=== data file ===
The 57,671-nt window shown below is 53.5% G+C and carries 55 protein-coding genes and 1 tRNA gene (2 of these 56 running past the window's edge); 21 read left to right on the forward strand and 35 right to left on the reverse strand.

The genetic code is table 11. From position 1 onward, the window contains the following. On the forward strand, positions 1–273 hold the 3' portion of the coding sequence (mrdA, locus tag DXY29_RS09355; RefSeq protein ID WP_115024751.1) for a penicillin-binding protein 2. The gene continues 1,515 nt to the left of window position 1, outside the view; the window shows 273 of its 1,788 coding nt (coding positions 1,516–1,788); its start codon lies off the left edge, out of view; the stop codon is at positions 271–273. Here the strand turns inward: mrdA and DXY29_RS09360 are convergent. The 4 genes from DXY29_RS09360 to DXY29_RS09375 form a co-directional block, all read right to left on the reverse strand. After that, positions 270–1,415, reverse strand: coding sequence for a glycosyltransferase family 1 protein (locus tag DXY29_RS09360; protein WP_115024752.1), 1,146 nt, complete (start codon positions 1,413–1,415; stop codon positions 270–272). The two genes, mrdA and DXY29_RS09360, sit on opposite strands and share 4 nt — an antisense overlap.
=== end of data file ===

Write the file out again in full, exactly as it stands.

The 57,671-nt window shown below is 53.5% G+C and carries 55 protein-coding genes and 1 tRNA gene (2 of these 56 running past the window's edge); 21 read left to right on the forward strand and 35 right to left on the reverse strand.

The genetic code is table 11. From position 1 onward, the window contains the following. On the forward strand, positions 1–273 hold the 3' portion of the coding sequence (mrdA, locus tag DXY29_RS09355; RefSeq protein ID WP_115024751.1) for a penicillin-binding protein 2. The gene continues 1,515 nt to the left of window position 1, outside the view; the window shows 273 of its 1,788 coding nt (coding positions 1,516–1,788); its start codon lies off the left edge, out of view; the stop codon is at positions 271–273. Here the strand turns inward: mrdA and DXY29_RS09360 are convergent. The 4 genes from DXY29_RS09360 to DXY29_RS09375 form a co-directional block, all read right to left on the reverse strand. After that, positions 270–1,415, reverse strand: coding sequence for a glycosyltransferase family 1 protein (locus tag DXY29_RS09360; protein WP_115024752.1), 1,146 nt, complete (start codon positions 1,413–1,415; stop codon positions 270–272). The two genes, mrdA and DXY29_RS09360, sit on opposite strands and share 4 nt — an antisense overlap.